Master of Architecture II Thesis 2011
Professor: Diana Agrest
This is a critical moment for the re-thinking of the object of architecture with a critical approach to architectural discourse, questioning the very boundaries of Architecture itself. The work produced in the Advanced Design Studio, while exploring specific problems, addresses simultaneously the question of the place and relevance of the problem in architectural discourse.
Without prescribed boundaries, the projects address a myriad of critical issues affecting architectural discourse, ranging from urban theory to the present condition of globalization and the continual emergence of new scientific developments and technologies. The thesis projects draw from the graduate students’ year-long exhaustive research using texts, photography, drawing, technology, science and history to develop innovative programs, all of which feature configurations and narratives that bring forth potential solutions which, at first, not be obvious to the viewer.
VIEW INDIVIDUAL PROJECTS BELOW
Projects & Links
A new genealogy: Investigations on the city through redefining extraterritoriality in the context of Ecology
We no longer map territories, but territories map us. Our inscription upon the Earthʼs surface is being mapped upon the territory and therefore changes due to human impact are exceeding the planet’s capacity to sustain us. Extraterritoriality, in many ways, is used as a political tool to subscribe order over the unrecognized. The context of extraterritoriality is not given, it has to be created – implanting the notion of exception and encouraging the creation of a broader, interdisciplinary context in the creation of a true ecological spectacle. A constitutive mobility. An elusive implication.
The initial focus my explorations were large global environmental catastrophes that have impacted the world’s fragile ecosystem. The radioactive fallout in Fukushima, Japan as the most recent catastrophe marks the only true long-term marker of human presence on Earth: weaponized geology - minerals made altogether unearthly, post-terrestrial, through anthropological intervention. The obliterative power of nuclear weapons turns them into a ubiquitous anti-landscape, something that no geography - built or natural - can resist. We tend to measure threats against our cities in terms of gang violence or moments of staged terrorist assaults. Hovering over all of this is still the apocalyptic thought of something that could simply annihilate cities altogether. If we are to study cities, we should also study that which is radically anti-city.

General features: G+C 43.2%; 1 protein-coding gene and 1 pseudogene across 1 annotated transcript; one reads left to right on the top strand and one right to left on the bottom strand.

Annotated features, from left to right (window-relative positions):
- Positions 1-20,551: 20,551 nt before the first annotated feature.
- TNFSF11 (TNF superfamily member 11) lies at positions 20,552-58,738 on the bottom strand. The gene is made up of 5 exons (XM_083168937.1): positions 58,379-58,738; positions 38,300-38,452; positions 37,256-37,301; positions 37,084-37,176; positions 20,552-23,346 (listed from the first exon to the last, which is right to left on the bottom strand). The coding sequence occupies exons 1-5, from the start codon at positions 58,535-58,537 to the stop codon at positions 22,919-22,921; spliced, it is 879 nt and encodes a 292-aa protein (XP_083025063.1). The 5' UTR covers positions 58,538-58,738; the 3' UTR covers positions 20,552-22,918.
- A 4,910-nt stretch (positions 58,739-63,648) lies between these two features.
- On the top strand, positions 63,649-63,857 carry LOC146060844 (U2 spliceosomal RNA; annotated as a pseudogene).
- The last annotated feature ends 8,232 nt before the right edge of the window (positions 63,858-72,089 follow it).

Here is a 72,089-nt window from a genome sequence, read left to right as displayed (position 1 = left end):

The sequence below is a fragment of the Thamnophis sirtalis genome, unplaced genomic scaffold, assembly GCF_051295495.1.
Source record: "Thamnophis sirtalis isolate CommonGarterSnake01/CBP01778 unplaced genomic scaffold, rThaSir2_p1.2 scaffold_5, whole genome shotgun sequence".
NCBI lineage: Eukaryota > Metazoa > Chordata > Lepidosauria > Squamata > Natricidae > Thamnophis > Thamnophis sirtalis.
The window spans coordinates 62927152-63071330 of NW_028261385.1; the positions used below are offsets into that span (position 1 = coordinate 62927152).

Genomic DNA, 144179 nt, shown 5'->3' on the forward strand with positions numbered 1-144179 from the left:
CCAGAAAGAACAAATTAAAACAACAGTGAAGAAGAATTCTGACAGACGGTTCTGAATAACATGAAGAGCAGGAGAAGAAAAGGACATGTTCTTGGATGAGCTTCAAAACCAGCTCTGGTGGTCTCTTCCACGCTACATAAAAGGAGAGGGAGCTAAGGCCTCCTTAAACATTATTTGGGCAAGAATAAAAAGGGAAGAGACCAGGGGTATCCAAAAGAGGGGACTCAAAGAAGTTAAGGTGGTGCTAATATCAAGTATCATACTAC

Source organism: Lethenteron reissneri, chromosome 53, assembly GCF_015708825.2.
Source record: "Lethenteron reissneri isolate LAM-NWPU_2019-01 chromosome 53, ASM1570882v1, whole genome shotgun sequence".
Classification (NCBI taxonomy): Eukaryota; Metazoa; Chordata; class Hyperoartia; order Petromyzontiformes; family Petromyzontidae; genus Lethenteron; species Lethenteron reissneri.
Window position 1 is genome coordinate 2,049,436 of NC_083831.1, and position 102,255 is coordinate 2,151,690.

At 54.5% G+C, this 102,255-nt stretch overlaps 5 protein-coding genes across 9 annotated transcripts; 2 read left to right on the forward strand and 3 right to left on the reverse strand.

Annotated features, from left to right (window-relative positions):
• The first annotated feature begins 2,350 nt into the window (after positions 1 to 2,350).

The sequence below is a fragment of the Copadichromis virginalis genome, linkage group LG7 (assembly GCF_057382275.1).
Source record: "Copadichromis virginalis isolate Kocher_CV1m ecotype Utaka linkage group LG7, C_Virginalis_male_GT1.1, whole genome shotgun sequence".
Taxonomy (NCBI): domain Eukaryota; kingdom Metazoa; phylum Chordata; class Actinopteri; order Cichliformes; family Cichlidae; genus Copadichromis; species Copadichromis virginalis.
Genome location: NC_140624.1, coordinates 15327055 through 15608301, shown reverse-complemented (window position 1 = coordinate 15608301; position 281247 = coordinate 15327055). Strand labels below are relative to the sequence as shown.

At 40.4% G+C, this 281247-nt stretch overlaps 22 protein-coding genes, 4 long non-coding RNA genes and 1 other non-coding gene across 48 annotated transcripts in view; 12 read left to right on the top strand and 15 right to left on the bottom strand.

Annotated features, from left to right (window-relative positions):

The nexus for my investigation on extraterritoriality is the City of Los Angeles. Due to its magnificent and rich, yet dangerous and unpredictably wild atmosphere, the city became the departure for explorations in a socio-ecological context. Los Angeles is the disaster capital of the world and Hollywood, as its center of media and speculation of the American value system, is also raising awareness about the aftermath.
The notion of unstable processes and mutated landscapes are conditions that will become part of our future. The order of the existing is being confronted by the order of the new and speculates on new emergent landscapes of emergency.
On Section: Reading and Constructing Through Section
Aikaterini Olga Kefalogianni
The section is the research tool that reveals the invisible. This Thesis proposes to investigate this dimension as a means to penetrate a space, an event or an object in order to comprehend and transform “naturally” assumed viewpoints. The initial focus of this exploration was a series of films, where section has an essential role as a medium between the “real” and the “fictional.”
The city's many and diverse energy forces are bound into a constantly changing complex social and physical form. It is these energies that act upon the city as a radical charge, mutating the urban landscape into new potential configurations. Using the traced spaces of human occupation as a generative force that defines the dynamic transfer of energy, potential energies and infrastructures were proposed as defining forces for the new city.
An Aeolian Sense
An Aeolian Sense
Sand dunes are a visual manifestation of wind forces – a constantly vibrating field of sand grains created by wind molding. The Odyssey is a journey negotiated through God-controlled winds, in which the return of Odysseus is expedited or obstructed depending on wind directions. This thesis is an exploration of the possible modes in which Architecture can engage and interact with the invisible force field of wind, which is in constant flux in its interaction with water and land. The Odyssey may be read as the relationship between natural forces and those of ideology and politics.
Strange Co-operation: Beneath Hong Kong
Based on the issue of water shortage in Hong Kong, this thesis focuses on developing a new urban water system into this high-density city through the reuse of rainwater. The site of my proposal is located on Hong Kong island, where the natural landscape meets the urban fabric.
By using the existing rainwater collection system of Hong Kong island, I proposed to gather water and relocate it into an enormous underground water tank beneath the city. There are two building types associated with this water reuse design. One is a horizontal urban pier along the coastline; the other is a vertical tower at the base of the mountain. An open water sidewalk connects these two types of buildings, making the entire system whole.
The Void in Manhattan
The Void in Manhattan
The concept of void is the focus of this thesis. I began with an explorative analysis of the traditional Korean courtyard house as well as the city of Manhattan. Readings of Manhattan were generated through drawing and proposals were produced through a subsequent process of transformation.